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US quietly prepares for naval clash with Iran in Strait of Hormuz

Iran is ramping up its production of mini-submarines, which are 'a huge problem' for US naval power. The US has countered by sending minesweepers to the region.

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Iranian submarines participate in a naval parade on the last day of a war game in the Sea of Oman near the Strait of Hormuz earlier this year.

Ebrahim Norouzi/Reuters/File

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Iran’s mini-submarines and Special Forces “frogmen” spell trouble for the US Navy

The Iranian military has a growing fleet of mini-submarines that is particularly difficult for the US Navy to detect and track. They are kitted out with torpedoes, highly-trained SEAL-like frogmen, and – most troublesome for the US military – mines that could threaten to shut down the vital Strait of Hormuz shipping lane.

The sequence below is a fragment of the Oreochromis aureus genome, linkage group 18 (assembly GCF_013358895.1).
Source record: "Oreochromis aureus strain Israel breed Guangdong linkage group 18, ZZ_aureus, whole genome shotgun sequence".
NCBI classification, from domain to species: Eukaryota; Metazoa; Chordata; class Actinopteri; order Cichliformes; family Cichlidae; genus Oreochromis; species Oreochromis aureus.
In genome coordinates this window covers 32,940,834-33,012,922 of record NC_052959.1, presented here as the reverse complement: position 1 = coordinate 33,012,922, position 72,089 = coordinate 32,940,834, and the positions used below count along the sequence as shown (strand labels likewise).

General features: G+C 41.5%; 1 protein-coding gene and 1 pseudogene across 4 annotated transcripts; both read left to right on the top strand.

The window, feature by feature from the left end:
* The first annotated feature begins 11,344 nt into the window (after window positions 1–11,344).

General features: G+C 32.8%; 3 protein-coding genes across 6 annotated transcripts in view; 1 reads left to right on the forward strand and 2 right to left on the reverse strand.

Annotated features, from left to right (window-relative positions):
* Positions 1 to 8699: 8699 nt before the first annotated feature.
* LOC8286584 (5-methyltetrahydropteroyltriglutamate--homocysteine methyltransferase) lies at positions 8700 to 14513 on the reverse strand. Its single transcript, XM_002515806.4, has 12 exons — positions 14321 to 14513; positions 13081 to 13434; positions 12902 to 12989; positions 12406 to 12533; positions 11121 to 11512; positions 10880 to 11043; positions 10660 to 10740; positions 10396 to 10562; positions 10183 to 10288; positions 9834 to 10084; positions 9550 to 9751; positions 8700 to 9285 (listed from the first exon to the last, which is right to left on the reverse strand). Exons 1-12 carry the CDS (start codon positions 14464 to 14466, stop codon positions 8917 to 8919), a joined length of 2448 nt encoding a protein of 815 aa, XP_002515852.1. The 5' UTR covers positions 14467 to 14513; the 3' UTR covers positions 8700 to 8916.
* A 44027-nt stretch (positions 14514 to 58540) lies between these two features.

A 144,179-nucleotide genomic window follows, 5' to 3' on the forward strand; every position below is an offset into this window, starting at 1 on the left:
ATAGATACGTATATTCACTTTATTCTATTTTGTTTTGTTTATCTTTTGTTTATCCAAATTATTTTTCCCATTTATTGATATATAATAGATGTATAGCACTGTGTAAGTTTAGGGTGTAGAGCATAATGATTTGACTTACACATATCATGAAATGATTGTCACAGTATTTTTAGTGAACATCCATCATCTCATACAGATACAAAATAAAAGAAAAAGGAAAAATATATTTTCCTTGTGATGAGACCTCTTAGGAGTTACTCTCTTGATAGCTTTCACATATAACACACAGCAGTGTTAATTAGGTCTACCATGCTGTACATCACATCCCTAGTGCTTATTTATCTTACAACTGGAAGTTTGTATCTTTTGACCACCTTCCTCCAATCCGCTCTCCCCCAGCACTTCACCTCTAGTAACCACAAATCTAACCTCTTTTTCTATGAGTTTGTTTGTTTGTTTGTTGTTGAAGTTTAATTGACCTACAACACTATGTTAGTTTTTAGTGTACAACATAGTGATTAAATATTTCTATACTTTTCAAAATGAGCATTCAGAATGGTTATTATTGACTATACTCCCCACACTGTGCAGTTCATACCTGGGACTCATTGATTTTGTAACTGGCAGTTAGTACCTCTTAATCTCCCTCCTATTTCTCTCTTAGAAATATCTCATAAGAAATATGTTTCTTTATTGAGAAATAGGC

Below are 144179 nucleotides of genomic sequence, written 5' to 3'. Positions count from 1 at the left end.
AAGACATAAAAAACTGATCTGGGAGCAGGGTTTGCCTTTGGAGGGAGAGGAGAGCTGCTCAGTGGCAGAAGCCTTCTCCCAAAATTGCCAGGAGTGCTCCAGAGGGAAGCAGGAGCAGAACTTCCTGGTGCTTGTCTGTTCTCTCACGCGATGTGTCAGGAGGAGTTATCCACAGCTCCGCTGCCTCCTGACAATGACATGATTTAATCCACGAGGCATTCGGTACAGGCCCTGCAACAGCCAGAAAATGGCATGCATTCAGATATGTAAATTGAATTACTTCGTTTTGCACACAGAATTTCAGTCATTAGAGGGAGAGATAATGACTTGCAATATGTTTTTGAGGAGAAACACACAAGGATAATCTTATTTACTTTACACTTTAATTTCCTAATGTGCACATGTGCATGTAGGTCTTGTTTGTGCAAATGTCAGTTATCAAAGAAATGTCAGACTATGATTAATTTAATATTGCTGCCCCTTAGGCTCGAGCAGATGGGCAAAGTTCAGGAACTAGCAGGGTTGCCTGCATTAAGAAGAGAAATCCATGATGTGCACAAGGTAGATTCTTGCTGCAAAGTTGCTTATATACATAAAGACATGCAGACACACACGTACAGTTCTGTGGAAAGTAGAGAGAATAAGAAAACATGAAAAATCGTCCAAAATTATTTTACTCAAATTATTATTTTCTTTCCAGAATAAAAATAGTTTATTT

In response, the commander of US forces in the region recently announced that the Navy would be doubling the number of its US minesweepers in the Gulf. The ranks of these minesweepers had remained steady for the past decade, but have risen from four to eight since June.

The ramped-up Iranian production of mini-submarines – as well as the Pentagon’s response – threatens to ratchet up military tensions in the region, analysts say.

The additional four Avenger-class minesweepers arrived in Bahrain on June 24. Along with the minesweepers, the Navy also sent additional minesweeping helicopters called “Sea Dragons.”

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